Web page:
When assessing your firm’s obligations, the first question to ask is whether the use-case is prohibited. If so, then that is the end of the matter, as the AI system cannot be used.

Next, does your AI system fall within the high-risk category? If yes, you must pause and ask whether what is being done also poses a significant risk of harm to health, safety, or fundamental rights. The area of employment is specifically referred to in Annex III (high risk), with use-cases.

For example, the use of AI in employment-related systems or tools, whether for filtering CVs at recruitment or analysing billable-hour trends for promotion, could fall within the scope of the act.

If AI systems are being deployed, there is an obligation to ensure that staff and others dealing with the operation and use of AI on their behalf have a sufficient level of AI literacy.

Of course, legal professionals will be aware that, while their use of AI in the legal practice may be in compliance with the AI Act, the use may breach the Solicitor’s Guide to Professional Conduct or may give rise to professional negligence.

I have a dream

The European AI Office was established in February 2024 within the European Commission, and it will oversee the enforcement and implementation of the AI Act with the member states.

Member states must designate national competent authorities under the act and, in Ireland, it is likely that the NSAI and CCPC will take roles under the act. However, other authorities may also be involved in areas such as conformity assessments.

There will also be a mechanism for complaints to be made. Non-compliance with the act can result in fines ranging from €7.5 million or 1.5% of turnover, to €35 million or 7% of turnover.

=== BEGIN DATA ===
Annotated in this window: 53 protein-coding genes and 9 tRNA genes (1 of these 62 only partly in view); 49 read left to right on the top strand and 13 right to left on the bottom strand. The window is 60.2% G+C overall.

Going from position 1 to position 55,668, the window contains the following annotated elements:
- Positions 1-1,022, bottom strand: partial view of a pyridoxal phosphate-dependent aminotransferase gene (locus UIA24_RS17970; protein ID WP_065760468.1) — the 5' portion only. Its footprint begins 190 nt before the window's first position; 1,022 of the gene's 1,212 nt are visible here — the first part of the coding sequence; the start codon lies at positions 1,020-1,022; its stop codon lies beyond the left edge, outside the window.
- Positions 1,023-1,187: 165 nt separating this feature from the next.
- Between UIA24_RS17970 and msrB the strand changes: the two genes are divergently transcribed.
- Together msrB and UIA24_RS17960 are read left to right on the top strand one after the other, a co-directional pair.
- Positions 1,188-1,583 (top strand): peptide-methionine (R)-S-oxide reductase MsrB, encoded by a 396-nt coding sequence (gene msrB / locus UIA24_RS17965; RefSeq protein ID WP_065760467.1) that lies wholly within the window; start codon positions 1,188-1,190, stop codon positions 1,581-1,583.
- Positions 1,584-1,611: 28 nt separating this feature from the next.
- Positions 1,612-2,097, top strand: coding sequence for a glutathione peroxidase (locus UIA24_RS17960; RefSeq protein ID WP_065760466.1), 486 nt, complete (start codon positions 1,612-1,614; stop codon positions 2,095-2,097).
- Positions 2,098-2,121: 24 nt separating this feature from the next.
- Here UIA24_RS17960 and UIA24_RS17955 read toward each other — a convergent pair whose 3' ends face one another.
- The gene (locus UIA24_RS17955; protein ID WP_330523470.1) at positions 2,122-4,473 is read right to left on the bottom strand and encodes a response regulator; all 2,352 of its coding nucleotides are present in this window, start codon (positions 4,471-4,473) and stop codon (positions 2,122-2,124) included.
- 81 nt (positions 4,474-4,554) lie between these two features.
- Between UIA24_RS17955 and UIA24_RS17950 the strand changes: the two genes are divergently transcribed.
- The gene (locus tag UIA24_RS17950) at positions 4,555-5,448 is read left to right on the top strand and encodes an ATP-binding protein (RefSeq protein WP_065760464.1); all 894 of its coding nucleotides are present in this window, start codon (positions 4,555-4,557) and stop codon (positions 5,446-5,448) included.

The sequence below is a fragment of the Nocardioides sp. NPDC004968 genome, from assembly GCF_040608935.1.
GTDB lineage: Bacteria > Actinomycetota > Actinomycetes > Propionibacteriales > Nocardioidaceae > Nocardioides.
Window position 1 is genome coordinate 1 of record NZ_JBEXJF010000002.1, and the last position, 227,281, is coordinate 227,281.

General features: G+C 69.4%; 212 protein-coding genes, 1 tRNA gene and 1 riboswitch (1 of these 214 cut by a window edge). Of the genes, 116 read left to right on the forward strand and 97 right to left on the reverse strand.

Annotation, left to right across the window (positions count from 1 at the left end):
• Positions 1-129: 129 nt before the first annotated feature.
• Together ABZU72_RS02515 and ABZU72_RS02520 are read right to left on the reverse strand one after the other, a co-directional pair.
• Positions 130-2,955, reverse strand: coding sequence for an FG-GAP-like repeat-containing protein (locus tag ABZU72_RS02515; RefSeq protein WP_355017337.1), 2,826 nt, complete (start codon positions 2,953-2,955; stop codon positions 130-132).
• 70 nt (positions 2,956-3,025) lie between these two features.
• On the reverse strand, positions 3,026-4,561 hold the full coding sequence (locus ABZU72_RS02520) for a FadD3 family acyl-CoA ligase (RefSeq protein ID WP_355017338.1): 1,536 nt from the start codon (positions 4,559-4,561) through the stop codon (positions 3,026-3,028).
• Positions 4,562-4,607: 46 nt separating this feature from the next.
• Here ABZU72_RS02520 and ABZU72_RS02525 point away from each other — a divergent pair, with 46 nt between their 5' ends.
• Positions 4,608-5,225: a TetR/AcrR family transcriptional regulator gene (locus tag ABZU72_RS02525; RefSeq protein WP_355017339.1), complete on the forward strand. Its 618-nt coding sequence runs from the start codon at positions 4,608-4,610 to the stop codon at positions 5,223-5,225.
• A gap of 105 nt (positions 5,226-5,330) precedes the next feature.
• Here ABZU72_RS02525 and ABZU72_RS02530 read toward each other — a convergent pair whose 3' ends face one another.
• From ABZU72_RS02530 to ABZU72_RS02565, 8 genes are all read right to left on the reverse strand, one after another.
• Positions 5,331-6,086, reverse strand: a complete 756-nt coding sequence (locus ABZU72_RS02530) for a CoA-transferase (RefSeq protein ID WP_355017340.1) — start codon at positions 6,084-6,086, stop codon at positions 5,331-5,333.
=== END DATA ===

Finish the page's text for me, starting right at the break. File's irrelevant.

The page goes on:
There has been a lot of coverage in recent months, as the European Parliament agreed to the act in principle in December.

Once the final text has been voted on by the Parliament and published in the Official Journal, the provisions relating to prohibitions come into effect six months after the notice, the provisions relating to general-purpose AI 12 months after the notice, and the high-risk provisions 24 months after the notice.

However, even after enactment, the operational details will evolve over the coming years.

The commission will issue guidelines that will provide further information and details, including on the high-risk categories. There will be further consultations with stakeholders before the guidelines are published, and we can expect a significant amount of lobbying within that process.

While it cannot add to the areas referred to in Annex III (high risk), the commission can add or modify the use-cases in Annex III without the need for the parliament to vote.